, Volume 17, Issue 12, pp 1275–1286 | Cite as

Celastrol inhibits growth and induces apoptotic cell death in melanoma cells via the activation ROS-dependent mitochondrial pathway and the suppression of PI3K/AKT signaling

  • Ju-Hye Lee
  • Yeong-Seon Won
  • Ki-Hun Park
  • Mi-Kyung Lee
  • Hirofumi Tachibana
  • Koji Yamada
  • Kwon-Il SeoEmail author
Original Paper


Celastrol has been reported to possess anticancer effects in various cancers; however, the precise mechanism underlying ROS-mediated mitochondria-dependent apoptotic cell death triggered by celastrol treatment in melanoma cells remains unknown. We showed that celastrol effectively induced apoptotic cell death and inhibited tumor growth using tissue culture and in vivo models of B16 melanoma. In addition to apoptotic cell death in B16 cells, several apoptotic events such as PARP cleavage and activation of caspase were confirmed. Pretreatment with caspase inhibitor modestly attenuated the celastrol-induced increase in PARP cleavage and sub-G1 cell population, implying that caspases play a partial role in celastrol-induced apoptosis. Moreover, ROS generation was detected following celastrol treatment. Blocking of ROS accumulation with ROS scavengers resulted in inhibition of celastrol-induced Bcl-2 family-mediated apoptosis, indicating that celastrol-induced apoptosis involves ROS generation as well as an increase in the Bax/Bcl-2 ratio leading to release of cytochrome c and AIF. Importantly, silencing of AIF by transfection of siAIF into cells remarkably attenuated celastrol-induced apoptotic cell death. Moreover, celastrol inhibited the activation of PI3K/AKT/mTOR signaling cascade in B16 cells. Our data reveal that celastrol inhibits growth and induces apoptosis in melanoma cells via the activation of ROS-mediated caspase-dependent and -independent pathways and the suppression of PI3K/AKT signaling.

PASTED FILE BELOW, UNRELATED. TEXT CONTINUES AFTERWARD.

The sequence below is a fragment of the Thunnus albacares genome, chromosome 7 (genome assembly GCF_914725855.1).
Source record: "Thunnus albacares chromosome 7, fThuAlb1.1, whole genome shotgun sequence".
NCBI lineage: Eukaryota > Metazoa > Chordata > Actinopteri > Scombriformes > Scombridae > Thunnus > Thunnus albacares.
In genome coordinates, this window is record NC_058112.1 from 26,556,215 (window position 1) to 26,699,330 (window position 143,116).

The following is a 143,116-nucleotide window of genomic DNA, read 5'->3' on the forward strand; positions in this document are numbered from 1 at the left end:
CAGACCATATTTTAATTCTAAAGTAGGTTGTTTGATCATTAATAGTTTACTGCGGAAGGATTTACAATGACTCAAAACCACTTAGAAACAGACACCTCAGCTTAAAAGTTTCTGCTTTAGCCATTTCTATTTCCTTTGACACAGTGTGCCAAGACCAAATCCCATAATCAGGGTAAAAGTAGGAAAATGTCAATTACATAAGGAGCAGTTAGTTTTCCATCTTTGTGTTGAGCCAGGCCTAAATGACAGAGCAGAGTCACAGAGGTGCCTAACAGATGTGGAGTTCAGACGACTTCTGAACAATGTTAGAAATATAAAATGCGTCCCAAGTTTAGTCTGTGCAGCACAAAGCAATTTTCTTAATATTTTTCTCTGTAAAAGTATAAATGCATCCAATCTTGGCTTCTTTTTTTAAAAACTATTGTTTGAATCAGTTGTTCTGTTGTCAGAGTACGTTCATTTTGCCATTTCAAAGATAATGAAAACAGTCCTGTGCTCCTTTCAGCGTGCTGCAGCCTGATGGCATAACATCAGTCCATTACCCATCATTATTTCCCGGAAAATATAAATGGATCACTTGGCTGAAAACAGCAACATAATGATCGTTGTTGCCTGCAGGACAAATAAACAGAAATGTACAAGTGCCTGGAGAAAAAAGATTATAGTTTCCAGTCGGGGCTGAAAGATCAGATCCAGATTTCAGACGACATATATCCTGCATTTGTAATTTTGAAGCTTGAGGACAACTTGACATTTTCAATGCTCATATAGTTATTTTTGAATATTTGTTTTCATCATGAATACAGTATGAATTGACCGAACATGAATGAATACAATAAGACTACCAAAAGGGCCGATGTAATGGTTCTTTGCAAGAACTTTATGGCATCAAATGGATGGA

Celastrol Reactive oxygen species Apoptosis Apoptosis inducing factor B16 melanoma 



This work was supported by National Research Foundation of Korean Grant funded by the Korean Government, Ministry of Education, Science and Technology (NRF-2010-355-F00049).

Conflict of interest

The authors declare that they no conflict of interest.

Supplementary material

10495_2012_767_MOESM1_ESM.pptx (539 kb)
Supplementary material 1 (PPTX 538 kb)
10495_2012_767_MOESM2_ESM.docx (16 kb)
Supplementary material 2 (DOCX 16 kb)


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Copyright information

© Springer Science+Business Media New York 2012

Authors and Affiliations

  • Ju-Hye Lee
    • 1
  • Yeong-Seon Won
    • 1
  • Ki-Hun Park
    • 2
  • Mi-Kyung Lee
    • 1
  • Hirofumi Tachibana
    • 3
  • Koji Yamada
    • 3
  • Kwon-Il Seo
    • 1
    Email author
  1. 1.Department of Food and NutritionSunchon National UniversitySuncheonRepublic of Korea
  2. 2.Department of Environ BiotechnologyGyeongsang National UniversityGyeongnamRepublic of Korea
  3. 3.Department of Bioscience and BiotechnologyKyushu UniversityFukuokaJapan

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